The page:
New Car Reviews

2008 Cadillac STS

[cars name="Cadillac"]‘s current-generation STS was the first to use a rear-wheel-drive chassis, which at last put it on equal footing with big-name players such as the Mercedes-Benz E-class, the Lexus GS, and the BMW 5-series. That’s very tough competition and, at the midpoint in its season, the STS is getting some fortification.

For 2008, the STS attempts to dazzle its opponents with the chrome wattage of its bigger, fancier grille, chrome door handles, and–today’s must-have style accessory–chrome front fender vents. Inside, there’s revised wood trim and a new steering wheel. But the real substance comes in the form of mechanical upgrades, starting with a new engine that produces 302 hp.

That figure, by the way, is for the V-6, which Cadillac has switched to direct injection, adding 47 hp and 20 lb-ft of torque in the process. That makes the 3.6-liter GM’s most powerful production V-6 ever. Now paired with a six-speed transmission, it provides the STS with brisk acceleration–lively enough to catch the Mercedes-Benz E350 sedan, which also claims a 6.5-second 0-to-60-mph time.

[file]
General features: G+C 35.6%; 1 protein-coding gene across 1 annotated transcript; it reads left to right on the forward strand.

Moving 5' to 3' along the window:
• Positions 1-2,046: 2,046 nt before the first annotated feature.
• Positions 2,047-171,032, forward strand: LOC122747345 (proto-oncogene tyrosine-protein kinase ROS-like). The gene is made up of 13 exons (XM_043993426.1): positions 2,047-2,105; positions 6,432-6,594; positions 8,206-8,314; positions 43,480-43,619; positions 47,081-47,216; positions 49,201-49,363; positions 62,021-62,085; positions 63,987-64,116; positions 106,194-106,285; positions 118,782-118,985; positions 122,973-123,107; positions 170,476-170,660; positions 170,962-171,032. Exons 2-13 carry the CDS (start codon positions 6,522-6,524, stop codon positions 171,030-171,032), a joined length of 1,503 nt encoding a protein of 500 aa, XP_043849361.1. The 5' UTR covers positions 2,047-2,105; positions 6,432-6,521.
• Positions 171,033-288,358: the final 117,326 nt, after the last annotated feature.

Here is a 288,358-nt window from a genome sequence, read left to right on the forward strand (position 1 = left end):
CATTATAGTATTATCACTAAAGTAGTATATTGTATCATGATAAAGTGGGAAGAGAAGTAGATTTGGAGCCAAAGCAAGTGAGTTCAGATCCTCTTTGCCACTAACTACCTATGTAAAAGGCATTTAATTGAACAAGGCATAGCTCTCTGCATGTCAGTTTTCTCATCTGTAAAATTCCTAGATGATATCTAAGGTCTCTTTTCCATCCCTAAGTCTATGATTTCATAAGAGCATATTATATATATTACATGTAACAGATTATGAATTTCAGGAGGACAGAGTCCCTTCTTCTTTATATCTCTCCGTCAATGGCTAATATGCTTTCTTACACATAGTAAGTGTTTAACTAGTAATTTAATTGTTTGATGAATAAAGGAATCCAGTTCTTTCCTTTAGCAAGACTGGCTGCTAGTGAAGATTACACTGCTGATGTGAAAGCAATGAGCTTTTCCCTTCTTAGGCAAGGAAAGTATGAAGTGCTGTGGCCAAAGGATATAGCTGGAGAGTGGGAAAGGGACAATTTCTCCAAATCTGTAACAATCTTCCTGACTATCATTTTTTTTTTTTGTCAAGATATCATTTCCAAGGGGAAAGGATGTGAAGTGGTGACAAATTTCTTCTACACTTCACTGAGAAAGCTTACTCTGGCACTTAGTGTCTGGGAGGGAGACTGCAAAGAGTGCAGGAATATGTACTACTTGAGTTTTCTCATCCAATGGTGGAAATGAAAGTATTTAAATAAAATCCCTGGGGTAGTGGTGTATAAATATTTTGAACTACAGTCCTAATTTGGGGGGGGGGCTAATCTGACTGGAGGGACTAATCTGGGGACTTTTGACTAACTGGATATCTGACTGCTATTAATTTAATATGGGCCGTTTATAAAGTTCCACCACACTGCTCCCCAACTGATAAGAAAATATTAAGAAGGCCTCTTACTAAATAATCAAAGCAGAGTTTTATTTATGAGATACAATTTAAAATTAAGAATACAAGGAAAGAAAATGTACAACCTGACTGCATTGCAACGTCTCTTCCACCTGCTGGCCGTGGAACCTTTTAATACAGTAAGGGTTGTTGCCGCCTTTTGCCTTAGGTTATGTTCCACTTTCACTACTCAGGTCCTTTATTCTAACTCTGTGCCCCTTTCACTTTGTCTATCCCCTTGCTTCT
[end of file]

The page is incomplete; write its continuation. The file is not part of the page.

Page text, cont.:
To quicken the STS’s reflexes, Cadillac offers a performance handling package, which firms up the suspension and swaps in the larger Brembo brakes from the STS-V. With it, the ride is a bit more tied down but large body motions aren’t controlled as well as they are with the V-8 model’s Magnetic Ride Control in performance mode. Taking a page from BMW, the STS now offers active steering, although that’s reserved for V-8-powered, all-wheel-drive models. Besides varying the steering ratio, this system also works in conjunction with Stabilitrak to steer the front wheels (by up to 3 degrees) into a skid, which is not as creepy as it sounds. Also new on the safety front is a lane-departure warning system (useful, particularly for cell-phone yakkers) and a blind-spot warning system (less useful, due to the subtlety of its warning light on the sideview mirrors).None of these changes will have the STS running away from the field, but the more potent V-6 makes the base car (which accounts for four out of five sales) a much more solid player. In this league, that’s doing pretty well for a rookie.